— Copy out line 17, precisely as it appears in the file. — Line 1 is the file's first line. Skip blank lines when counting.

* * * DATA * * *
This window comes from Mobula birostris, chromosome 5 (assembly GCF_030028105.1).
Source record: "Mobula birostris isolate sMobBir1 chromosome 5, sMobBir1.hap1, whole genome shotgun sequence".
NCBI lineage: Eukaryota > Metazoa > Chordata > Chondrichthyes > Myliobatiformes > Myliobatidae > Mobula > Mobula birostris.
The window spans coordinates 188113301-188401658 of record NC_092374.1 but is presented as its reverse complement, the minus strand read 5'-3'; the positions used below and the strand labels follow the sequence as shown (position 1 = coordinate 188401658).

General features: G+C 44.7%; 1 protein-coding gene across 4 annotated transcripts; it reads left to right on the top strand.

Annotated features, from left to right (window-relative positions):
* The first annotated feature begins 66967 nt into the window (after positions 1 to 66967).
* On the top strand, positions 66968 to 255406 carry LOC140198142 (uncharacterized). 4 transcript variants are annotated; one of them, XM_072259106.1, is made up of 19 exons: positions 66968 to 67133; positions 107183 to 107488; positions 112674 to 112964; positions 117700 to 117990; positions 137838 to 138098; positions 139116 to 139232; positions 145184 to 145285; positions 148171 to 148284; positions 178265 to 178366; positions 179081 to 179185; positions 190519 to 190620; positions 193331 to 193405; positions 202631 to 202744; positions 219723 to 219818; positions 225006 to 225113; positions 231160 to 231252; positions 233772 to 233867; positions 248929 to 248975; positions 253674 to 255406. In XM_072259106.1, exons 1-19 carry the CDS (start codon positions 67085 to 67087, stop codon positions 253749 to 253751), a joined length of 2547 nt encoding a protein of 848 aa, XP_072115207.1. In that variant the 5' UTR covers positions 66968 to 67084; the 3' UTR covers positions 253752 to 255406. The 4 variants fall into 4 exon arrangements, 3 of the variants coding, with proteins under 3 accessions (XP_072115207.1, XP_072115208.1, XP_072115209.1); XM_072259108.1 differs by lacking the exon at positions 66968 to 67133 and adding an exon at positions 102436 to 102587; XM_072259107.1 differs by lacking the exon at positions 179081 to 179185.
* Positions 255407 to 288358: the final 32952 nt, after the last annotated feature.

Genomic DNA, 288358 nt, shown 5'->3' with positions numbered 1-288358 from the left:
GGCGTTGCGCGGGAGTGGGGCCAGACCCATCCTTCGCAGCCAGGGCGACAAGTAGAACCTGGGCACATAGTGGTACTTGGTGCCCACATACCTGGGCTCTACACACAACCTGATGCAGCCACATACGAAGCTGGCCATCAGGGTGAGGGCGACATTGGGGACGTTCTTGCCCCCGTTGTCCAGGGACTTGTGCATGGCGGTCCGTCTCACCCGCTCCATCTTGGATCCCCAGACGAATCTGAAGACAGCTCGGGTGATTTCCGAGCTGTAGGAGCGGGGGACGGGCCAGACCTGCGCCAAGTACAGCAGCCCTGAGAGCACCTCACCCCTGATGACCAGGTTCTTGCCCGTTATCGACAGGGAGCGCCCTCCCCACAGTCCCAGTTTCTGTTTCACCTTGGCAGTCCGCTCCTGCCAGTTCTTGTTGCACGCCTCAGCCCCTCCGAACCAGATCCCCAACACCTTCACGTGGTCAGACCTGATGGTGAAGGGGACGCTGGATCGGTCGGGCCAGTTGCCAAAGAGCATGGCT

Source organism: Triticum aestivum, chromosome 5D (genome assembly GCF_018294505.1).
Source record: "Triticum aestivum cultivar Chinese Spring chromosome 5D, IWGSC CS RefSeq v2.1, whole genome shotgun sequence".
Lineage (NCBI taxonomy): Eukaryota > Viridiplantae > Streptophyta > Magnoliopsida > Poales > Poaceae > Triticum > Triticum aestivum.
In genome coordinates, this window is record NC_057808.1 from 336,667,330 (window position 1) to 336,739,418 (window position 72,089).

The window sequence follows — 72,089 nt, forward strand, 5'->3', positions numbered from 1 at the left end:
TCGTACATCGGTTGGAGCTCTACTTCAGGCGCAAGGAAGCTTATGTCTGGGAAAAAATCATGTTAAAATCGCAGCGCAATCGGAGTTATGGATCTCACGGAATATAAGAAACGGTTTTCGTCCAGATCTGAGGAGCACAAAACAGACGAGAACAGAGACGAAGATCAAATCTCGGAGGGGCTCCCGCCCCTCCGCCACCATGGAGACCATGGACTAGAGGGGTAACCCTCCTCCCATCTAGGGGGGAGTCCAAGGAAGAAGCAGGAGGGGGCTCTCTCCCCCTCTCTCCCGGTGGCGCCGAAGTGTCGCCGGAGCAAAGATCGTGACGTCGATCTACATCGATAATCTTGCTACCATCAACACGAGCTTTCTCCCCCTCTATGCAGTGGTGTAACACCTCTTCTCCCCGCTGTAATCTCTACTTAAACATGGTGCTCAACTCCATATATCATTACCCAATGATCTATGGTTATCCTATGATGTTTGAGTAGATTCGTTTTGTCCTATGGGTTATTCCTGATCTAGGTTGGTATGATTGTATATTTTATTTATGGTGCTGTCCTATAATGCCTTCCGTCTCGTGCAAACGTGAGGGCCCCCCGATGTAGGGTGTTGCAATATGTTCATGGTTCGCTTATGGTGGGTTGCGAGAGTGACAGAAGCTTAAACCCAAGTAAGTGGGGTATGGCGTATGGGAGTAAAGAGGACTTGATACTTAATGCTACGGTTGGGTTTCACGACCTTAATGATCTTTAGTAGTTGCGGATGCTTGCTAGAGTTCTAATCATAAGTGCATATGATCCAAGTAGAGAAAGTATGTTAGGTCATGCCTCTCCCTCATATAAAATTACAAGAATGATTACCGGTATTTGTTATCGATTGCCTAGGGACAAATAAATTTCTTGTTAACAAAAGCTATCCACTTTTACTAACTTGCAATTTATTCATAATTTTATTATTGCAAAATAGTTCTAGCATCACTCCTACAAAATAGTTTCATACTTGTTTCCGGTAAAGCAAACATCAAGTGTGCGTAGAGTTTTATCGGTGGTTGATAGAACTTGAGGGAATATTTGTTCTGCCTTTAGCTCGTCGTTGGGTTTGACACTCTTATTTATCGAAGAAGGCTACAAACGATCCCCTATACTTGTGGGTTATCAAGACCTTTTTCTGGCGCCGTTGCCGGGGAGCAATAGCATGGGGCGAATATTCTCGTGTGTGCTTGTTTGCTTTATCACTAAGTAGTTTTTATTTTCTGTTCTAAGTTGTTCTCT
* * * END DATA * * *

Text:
TCGTACATCGGTTGGAGCTCTACTTCAGGCGCAAGGAAGCTTATGTCTGGGAAAAAATCATGTTAAAATCGCAGCGCAATCGGAGTTATGGATCTCACGGAATATAAGAAACGGTTTTCGTCCAGATCTGAGGAGCACAAAACAGACGAGAACAGAGACGAAGATCAAATCTCGGAGGGGCTCCCGCCCCTCCGCCACCATGGAGACCATGGACTAGAGGGGTAACCCTCCTCCCATCTAGGGGGGAGTCCAAGGAAGAAGCAGGAGGGGGCTCTCTCCCCCTCTCTCCCGGTGGCGCCGAAGTGTCGCCGGAGCAAAGATCGTGACGTCGATCTACATCGATAATCTTGCTACCATCAACACGAGCTTTCTCCCCCTCTATGCAGTGGTGTAACACCTCTTCTCCCCGCTGTAATCTCTACTTAAACATGGTGCTCAACTCCATATATCATTACCCAATGATCTATGGTTATCCTATGATGTTTGAGTAGATTCGTTTTGTCCTATGGGTTATTCCTGATCTAGGTTGGTATGATTGTATATTTTATTTATGGTGCTGTCCTATAATGCCTTCCGTCTCGTGCAAACGTGAGGGCCCCCCGATGTAGGGTGTTGCAATATGTTCATGGTTCGCTTATGGTGGGTTGCGAGAGTGACAGAAGCTTAAACCCAAGTAAGTGGGGTATGGCGTATGGGAGTAAAGAGGACTTGATACTTAATGCTACGGTTGGGTTTCACGACCTTAATGATCTTTAGTAGTTGCGGATGCTTGCTAGAGTTCTAATCATAAGTGCATATGATCCAAGTAGAGAAAGTATGTTAGGTCATGCCTCTCCCTCATATAAAATTACAAGAATGATTACCGGTATTTGTTATCGATTGCCTAGGGACAAATAAATTTCTTGTTAACAAAAGCTATCCACTTTTACTAACTTGCAATTTATTCATAATTTTATTATTGCAAAATAGTTCTAGCATCACTCCTACAAAATAGTTTCATACTTGTTTCCGGTAAAGCAAACATCAAGTGTGCGTAGAGTTTTATCGGTGGTTGATAGAACTTGAGGGAATATTTGTTCTGCCTTTAGCTCGTCGTTGGGTTTGACACTCTTATTTATCGAAGAAGGCTACAAACGATCCCCTATACTTGTGGGTTATCAAGACCTTTTTCTGGCGCCGTTGCCGGGGAGCAATAGCATGGGGCGAATATTCTCGTGTGTGCTTGTTTGCTTTATCACTAAGTAGTTTTTATTTTCTGTTCTAAGTTGTTCTCT